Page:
Forms new Jap cabinet
member of the cabinet of former Pre-
mier Kuniaki Oiso, included:
Prince Fumitaka Konoye, premier
just before Tojo took over for the
surprise blow at Pearl Harbor.
Admiral Keisuke Okada, premier
at the time of the bloody army re-
volt in 1936 in which he first was re-
ported assassinated by the extrem-
ists who found him too conservative.
Gen. Koki Hirota, former premier
and foreign minister at the time the
Japanese began their current war
on China.
Gen. Baron Kiichiro Hiranuma,
long an advocate of a strong and
militant Japan..
Gen. Baron Waratsuhe and Mar-
quiss Hiro, the latter former Lord
Privy Seal.
'Liberation Near'
Danes, Norse Told
LONDON, April 6.-(/)- Foreign
Secretary Anthony Eden told Danes
and Norwegians on the fifth anni-
versary of the German invasion of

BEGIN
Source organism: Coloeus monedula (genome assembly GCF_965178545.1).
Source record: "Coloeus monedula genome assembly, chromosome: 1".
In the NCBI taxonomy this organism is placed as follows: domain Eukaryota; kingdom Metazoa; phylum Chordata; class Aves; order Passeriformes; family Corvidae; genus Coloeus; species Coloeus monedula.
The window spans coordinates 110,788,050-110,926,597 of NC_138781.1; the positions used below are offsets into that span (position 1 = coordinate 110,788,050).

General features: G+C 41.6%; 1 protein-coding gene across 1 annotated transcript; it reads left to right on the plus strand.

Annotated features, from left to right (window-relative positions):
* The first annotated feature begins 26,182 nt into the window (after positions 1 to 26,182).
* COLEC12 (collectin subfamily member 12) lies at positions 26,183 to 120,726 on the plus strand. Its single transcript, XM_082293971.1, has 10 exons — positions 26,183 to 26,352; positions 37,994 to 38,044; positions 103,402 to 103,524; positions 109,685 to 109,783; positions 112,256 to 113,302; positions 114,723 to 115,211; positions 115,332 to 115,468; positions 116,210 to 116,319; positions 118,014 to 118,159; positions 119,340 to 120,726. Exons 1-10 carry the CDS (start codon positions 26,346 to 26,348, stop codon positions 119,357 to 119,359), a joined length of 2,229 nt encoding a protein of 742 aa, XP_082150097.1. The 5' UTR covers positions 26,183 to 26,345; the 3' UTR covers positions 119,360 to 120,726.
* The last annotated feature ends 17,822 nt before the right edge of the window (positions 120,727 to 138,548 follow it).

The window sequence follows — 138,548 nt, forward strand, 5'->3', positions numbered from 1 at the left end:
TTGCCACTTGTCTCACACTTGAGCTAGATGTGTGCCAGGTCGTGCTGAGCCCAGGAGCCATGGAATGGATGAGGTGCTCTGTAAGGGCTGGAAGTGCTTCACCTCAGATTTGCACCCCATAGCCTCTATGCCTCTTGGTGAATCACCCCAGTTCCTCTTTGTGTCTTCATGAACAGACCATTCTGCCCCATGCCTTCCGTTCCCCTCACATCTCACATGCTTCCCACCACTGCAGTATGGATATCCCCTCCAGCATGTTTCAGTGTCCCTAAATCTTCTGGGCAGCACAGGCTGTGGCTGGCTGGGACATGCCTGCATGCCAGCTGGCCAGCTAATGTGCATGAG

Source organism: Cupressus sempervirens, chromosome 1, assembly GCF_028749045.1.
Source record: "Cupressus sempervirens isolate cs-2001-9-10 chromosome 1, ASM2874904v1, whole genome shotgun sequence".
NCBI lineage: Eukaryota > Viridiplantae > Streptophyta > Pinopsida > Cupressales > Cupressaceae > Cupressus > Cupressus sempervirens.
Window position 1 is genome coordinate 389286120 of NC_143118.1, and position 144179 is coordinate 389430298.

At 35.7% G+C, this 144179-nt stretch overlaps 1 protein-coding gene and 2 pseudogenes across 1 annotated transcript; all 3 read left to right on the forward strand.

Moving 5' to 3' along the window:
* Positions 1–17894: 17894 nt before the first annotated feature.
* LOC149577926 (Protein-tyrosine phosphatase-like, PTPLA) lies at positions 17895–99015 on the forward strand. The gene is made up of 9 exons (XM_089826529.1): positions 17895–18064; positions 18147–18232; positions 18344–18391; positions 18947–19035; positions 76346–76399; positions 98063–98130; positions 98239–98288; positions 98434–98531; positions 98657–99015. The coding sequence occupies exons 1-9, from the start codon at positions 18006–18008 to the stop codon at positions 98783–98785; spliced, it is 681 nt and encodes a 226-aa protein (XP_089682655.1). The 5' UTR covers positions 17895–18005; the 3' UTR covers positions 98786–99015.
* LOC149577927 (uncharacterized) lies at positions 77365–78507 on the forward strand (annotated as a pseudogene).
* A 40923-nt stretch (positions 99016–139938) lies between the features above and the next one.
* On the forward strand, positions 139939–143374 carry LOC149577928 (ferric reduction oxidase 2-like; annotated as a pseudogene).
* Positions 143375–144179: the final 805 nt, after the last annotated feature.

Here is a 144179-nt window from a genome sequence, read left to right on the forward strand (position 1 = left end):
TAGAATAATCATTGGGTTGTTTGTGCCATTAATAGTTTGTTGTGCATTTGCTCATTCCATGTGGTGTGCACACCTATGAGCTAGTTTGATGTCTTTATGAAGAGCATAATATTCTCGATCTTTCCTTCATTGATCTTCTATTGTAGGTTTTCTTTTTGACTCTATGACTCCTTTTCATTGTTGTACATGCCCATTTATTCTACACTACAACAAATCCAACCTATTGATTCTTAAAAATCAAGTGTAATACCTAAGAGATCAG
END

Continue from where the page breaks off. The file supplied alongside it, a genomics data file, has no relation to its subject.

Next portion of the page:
their countries today that their
"hotir of liberation is near" and
praised their long struggle against
Nazi occupation.

Burton Tower
Clock To Be
et Back Today
The big clock on Burton Tower will
be set back one hour at 11:30 p. m.
today', one day earlier than the
scheduled time for the change of all
campus clocks to slow'time.
Edward C. Pardon, Superintendent
of Building and Grounds, revealed
that electricians would stop the Tow-
er clock for an hour tonight so that
it would register time in conformity
with the Board of Regent's ruling
of March 30 putting University clocks
on Central War Time.
University clocks will follow suit to-
morrow at midnight and all campus
buildings will register Central War
Time. Ann Arbor will remain on
Eastern War Time.


FielFeing To Emcee Service
Revue; Fenner's Five Featured

By The Associated Press
LONDON, April 7, Saturday-Rus-
sian shock troops drove up against
the southern and southeastern limits
of Vienna last night on a ten-mile
front and the Vienna radio reported
just before midnight that violent
street fighting was raging in the
city proper.
As the Russian approached the
city radio station-they were less
than a mile away Thursday night-